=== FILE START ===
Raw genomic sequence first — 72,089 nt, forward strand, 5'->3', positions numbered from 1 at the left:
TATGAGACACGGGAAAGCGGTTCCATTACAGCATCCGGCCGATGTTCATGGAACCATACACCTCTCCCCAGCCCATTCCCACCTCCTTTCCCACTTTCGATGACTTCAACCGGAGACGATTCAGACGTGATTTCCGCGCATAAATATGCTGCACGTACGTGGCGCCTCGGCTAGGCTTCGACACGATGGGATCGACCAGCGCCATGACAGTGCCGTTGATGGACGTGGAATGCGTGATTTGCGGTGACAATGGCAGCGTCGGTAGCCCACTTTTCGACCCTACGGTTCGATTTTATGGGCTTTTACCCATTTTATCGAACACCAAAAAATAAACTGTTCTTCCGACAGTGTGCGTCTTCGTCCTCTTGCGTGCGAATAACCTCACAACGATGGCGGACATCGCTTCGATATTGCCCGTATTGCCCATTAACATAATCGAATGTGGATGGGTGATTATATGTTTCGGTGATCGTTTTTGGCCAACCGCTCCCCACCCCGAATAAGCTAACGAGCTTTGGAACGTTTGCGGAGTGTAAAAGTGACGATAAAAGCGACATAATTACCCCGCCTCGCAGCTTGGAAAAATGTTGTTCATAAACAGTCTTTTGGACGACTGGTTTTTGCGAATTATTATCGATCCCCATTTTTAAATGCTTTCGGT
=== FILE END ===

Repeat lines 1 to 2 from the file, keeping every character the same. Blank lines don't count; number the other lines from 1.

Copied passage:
Raw genomic sequence first — 72,089 nt, forward strand, 5'->3', positions numbered from 1 at the left:
TATGAGACACGGGAAAGCGGTTCCATTACAGCATCCGGCCGATGTTCATGGAACCATACACCTCTCCCCAGCCCATTCCCACCTCCTTTCCCACTTTCGATGACTTCAACCGGAGACGATTCAGACGTGATTTCCGCGCATAAATATGCTGCACGTACGTGGCGCCTCGGCTAGGCTTCGACACGATGGGATCGACCAGCGCCATGACAGTGCCGTTGATGGACGTGGAATGCGTGATTTGCGGTGACAATGGCAGCGTCGGTAGCCCACTTTTCGACCCTACGGTTCGATTTTATGGGCTTTTACCCATTTTATCGAACACCAAAAAATAAACTGTTCTTCCGACAGTGTGCGTCTTCGTCCTCTTGCGTGCGAATAACCTCACAACGATGGCGGACATCGCTTCGATATTGCCCGTATTGCCCATTAACATAATCGAATGTGGATGGGTGATTATATGTTTCGGTGATCGTTTTTGGCCAACCGCTCCCCACCCCGAATAAGCTAACGAGCTTTGGAACGTTTGCGGAGTGTAAAAGTGACGATAAAAGCGACATAATTACCCCGCCTCGCAGCTTGGAAAAATGTTGTTCATAAACAGTCTTTTGGACGACTGGTTTTTGCGAATTATTATCGATCCCCATTTTTAAATGCTTTCGGT